File: Cybercriminals are continuously improving their scams, targeting vulnerable consumers via the internet and mobile phones. Specialists say people need to becareful what they type and what they click on.
ADDIS ABABA - Ethiopia said Wednesday it had deactivated mobile internet service, but offered no explanation for the countrywide outage that also briefly affected the African Union headquarters and a massive UN facility.
This is the second time in recent months that Africa's second most populous country has turned off its mobile data service, which most businesses and consumers rely on for internet access.
The country's single telecommunications provider disabled its data service for weeks last year amid fierce anti-government protests which have since been curbed under a state of emergency in place since last October.
"Mobile data has been deactivated," deputy communications minister Zadig Abrha told AFP, declining to elaborate further.
A spokesman for the state-owned Ethio Telecom did not respond to multiple requests for comment.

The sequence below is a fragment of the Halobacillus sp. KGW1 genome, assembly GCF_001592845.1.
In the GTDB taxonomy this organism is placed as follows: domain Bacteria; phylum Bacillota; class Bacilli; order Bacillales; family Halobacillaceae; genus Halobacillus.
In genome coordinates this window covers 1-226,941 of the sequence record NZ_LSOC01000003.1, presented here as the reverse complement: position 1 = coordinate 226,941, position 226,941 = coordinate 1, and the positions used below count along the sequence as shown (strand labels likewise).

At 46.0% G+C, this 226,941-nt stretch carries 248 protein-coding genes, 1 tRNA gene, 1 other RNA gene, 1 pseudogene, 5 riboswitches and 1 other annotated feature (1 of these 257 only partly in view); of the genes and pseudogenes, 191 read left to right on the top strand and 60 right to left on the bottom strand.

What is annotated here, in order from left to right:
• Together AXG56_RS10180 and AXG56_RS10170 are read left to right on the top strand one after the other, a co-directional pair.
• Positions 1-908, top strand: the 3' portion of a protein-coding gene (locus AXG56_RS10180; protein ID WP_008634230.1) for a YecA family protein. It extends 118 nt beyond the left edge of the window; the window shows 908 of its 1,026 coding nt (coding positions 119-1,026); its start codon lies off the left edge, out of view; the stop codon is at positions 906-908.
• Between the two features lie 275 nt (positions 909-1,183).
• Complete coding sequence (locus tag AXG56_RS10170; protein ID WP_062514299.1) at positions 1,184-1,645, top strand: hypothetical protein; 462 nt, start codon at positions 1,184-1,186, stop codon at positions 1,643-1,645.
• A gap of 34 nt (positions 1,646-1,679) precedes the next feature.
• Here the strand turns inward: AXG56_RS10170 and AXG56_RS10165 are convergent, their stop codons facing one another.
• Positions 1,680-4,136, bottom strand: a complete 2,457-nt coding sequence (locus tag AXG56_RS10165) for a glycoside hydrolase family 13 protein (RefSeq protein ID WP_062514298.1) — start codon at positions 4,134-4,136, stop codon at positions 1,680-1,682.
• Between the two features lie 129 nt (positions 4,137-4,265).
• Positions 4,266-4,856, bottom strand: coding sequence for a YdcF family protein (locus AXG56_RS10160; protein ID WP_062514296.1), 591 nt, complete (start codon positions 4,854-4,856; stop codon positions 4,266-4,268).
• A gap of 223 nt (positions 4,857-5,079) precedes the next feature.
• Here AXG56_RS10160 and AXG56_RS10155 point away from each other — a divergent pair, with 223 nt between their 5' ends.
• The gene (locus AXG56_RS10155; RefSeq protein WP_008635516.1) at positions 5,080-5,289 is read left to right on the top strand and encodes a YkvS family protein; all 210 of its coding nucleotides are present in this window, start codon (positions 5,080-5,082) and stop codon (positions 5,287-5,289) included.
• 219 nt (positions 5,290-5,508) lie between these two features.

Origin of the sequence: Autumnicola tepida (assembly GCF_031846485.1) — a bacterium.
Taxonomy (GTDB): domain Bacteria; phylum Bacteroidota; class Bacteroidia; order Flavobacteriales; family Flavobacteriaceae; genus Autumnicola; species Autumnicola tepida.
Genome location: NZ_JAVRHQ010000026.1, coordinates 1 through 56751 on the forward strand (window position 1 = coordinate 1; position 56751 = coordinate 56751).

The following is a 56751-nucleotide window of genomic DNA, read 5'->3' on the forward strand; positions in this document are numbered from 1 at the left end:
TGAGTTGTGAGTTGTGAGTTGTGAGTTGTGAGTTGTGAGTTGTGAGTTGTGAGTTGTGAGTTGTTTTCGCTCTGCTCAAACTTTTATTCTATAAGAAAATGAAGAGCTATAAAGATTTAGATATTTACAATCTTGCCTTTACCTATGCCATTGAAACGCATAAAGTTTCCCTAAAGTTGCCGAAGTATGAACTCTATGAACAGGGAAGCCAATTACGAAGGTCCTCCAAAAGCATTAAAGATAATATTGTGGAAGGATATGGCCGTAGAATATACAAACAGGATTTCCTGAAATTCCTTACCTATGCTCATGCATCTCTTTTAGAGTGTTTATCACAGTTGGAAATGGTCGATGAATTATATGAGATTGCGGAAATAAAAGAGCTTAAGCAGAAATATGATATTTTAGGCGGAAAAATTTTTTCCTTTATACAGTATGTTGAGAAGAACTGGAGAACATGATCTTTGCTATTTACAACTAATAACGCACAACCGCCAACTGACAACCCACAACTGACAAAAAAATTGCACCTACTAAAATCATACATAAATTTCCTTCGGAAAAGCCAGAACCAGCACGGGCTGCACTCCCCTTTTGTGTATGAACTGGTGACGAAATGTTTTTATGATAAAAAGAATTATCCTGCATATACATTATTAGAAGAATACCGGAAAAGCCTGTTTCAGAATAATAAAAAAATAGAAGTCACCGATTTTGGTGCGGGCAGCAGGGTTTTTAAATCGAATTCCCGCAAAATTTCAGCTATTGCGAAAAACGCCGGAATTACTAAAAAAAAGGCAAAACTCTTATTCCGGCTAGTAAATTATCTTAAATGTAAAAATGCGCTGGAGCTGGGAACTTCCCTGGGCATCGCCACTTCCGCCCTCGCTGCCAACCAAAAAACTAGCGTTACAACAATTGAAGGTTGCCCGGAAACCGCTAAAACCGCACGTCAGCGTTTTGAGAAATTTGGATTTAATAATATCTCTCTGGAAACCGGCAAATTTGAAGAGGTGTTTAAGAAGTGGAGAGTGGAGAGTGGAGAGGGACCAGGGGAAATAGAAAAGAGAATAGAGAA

Home to both the headquarters of the African Union and the UN's Economic Commission for Africa, Addis Ababa has gained the nickname "Africa's political capital".
But officials at both institutions said their internet was cut on Tuesday afternoon but returned Wednesday, while average Ethiopians were still unable to connect via their phones or modems, which use mobile SIM cards.
Ethiopia has been censoring its internet for more than a decade, and social media sites like Facebook and Twitter have been blocked since last year's unrest.
The shutdown comes as students in the country sit exams.
The government temporarily blocked social media sites last year after test questions were leaked online.